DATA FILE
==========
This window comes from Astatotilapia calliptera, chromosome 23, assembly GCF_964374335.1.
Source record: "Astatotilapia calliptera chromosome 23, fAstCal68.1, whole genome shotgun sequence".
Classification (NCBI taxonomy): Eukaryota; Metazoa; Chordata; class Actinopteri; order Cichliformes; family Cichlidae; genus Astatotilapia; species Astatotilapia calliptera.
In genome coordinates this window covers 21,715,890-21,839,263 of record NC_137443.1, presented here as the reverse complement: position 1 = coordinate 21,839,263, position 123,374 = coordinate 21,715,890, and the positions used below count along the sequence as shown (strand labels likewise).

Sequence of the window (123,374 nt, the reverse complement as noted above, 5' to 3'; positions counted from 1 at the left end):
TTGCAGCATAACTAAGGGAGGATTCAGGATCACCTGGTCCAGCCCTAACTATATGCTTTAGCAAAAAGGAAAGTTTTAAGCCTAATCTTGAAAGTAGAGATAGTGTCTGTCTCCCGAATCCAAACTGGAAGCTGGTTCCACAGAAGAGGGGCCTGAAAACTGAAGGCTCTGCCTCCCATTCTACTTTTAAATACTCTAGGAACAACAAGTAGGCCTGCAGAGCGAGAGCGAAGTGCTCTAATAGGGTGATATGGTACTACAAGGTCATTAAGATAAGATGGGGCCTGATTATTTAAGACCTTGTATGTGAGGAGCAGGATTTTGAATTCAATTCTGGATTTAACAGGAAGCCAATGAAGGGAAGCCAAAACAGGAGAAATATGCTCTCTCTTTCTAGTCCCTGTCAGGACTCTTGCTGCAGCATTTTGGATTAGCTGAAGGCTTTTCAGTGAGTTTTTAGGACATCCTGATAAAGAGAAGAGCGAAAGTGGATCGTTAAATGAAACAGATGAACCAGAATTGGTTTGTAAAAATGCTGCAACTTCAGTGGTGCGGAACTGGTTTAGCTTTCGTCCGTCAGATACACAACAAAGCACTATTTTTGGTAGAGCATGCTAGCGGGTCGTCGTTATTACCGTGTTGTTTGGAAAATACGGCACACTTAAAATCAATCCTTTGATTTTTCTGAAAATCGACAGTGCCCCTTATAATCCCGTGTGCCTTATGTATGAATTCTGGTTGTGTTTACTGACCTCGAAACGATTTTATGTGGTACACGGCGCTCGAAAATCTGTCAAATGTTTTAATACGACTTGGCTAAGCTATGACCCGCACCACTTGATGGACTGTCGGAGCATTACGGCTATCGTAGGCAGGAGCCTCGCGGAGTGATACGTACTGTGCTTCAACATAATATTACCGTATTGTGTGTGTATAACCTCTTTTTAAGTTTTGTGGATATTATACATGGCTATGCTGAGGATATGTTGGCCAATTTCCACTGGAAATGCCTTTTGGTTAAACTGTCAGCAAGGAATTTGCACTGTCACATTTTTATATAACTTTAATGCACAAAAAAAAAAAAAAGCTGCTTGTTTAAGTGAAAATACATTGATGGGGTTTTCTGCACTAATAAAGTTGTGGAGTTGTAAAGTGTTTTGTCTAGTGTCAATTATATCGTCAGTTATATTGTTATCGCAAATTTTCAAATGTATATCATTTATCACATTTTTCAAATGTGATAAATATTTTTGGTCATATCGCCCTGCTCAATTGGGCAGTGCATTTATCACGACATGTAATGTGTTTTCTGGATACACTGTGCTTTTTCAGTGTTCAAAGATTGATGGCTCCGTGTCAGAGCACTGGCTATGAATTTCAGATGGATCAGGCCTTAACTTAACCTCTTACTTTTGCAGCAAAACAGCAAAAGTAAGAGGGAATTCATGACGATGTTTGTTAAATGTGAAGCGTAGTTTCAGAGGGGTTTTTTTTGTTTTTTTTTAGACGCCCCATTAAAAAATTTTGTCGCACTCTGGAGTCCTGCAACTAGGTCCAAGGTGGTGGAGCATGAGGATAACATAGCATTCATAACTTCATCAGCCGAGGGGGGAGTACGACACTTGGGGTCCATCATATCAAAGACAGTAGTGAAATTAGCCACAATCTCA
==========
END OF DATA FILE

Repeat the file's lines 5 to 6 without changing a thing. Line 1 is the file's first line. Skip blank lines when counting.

Sequence of the window (123,374 nt, the reverse complement as noted above, 5' to 3'; positions counted from 1 at the left end):
TTGCAGCATAACTAAGGGAGGATTCAGGATCACCTGGTCCAGCCCTAACTATATGCTTTAGCAAAAAGGAAAGTTTTAAGCCTAATCTTGAAAGTAGAGATAGTGTCTGTCTCCCGAATCCAAACTGGAAGCTGGTTCCACAGAAGAGGGGCCTGAAAACTGAAGGCTCTGCCTCCCATTCTACTTTTAAATACTCTAGGAACAACAAGTAGGCCTGCAGAGCGAGAGCGAAGTGCTCTAATAGGGTGATATGGTACTACAAGGTCATTAAGATAAGATGGGGCCTGATTATTTAAGACCTTGTATGTGAGGAGCAGGATTTTGAATTCAATTCTGGATTTAACAGGAAGCCAATGAAGGGAAGCCAAAACAGGAGAAATATGCTCTCTCTTTCTAGTCCCTGTCAGGACTCTTGCTGCAGCATTTTGGATTAGCTGAAGGCTTTTCAGTGAGTTTTTAGGACATCCTGATAAAGAGAAGAGCGAAAGTGGATCGTTAAATGAAACAGATGAACCAGAATTGGTTTGTAAAAATGCTGCAACTTCAGTGGTGCGGAACTGGTTTAGCTTTCGTCCGTCAGATACACAACAAAGCACTATTTTTGGTAGAGCATGCTAGCGGGTCGTCGTTATTACCGTGTTGTTTGGAAAATACGGCACACTTAAAATCAATCCTTTGATTTTTCTGAAAATCGACAGTGCCCCTTATAATCCCGTGTGCCTTATGTATGAATTCTGGTTGTGTTTACTGACCTCGAAACGATTTTATGTGGTACACGGCGCTCGAAAATCTGTCAAATGTTTTAATACGACTTGGCTAAGCTATGACCCGCACCACTTGATGGACTGTCGGAGCATTACGGCTATCGTAGGCAGGAGCCTCGCGGAGTGATACGTACTGTGCTTCAACATAATATTACCGTATTGTGTGTGTATAACCTCTTTTTAAGTTTTGTGGATATTATACATGGCTATGCTGAGGATATGTTGGCCAATTTCCACTGGAAATGCCTTTTGGTTAAACTGTCAGCAAGGAATTTGCACTGTCACATTTTTATATAACTTTAATGCACAAAAAAAAAAAAAAGCTGCTTGTTTAAGTGAAAATACATTGATGGGGTTTTCTGCACTAATAAAGTTGTGGAGTTGTAAAGTGTTTTGTCTAGTGTCAATTATATCGTCAGTTATATTGTTATCGCAAATTTTCAAATGTATATCATTTATCACATTTTTCAAATGTGATAAATATTTTTGGTCATATCGCCCTGCTCAATTGGGCAGTGCATTTATCACGACATGTAATGTGTTTTCTGGATACACTGTGCTTTTTCAGTGTTCAAAGATTGATGGCTCCGTGTCAGAGCACTGGCTATGAATTTCAGATGGATCAGGCCTTAACTTAACCTCTTACTTTTGCAGCAAAACAGCAAAAGTAAGAGGGAATTCATGACGATGTTTGTTAAATGTGAAGCGTAGTTTCAGAGGGGTTTTTTTTGTTTTTTTTTAGACGCCCCATTAAAAAATTTTGTCGCACTCTGGAGTCCTGCAACTAGGTCCAAGGTGGTGGAGCATGAGGATAACATAGCATTCATAACTTCATCAGCCGAGGGGGGAGTACGACACTTGGGGTCCATCATATCAAAGACAGTAGTGAAATTAGCCACAATCTCA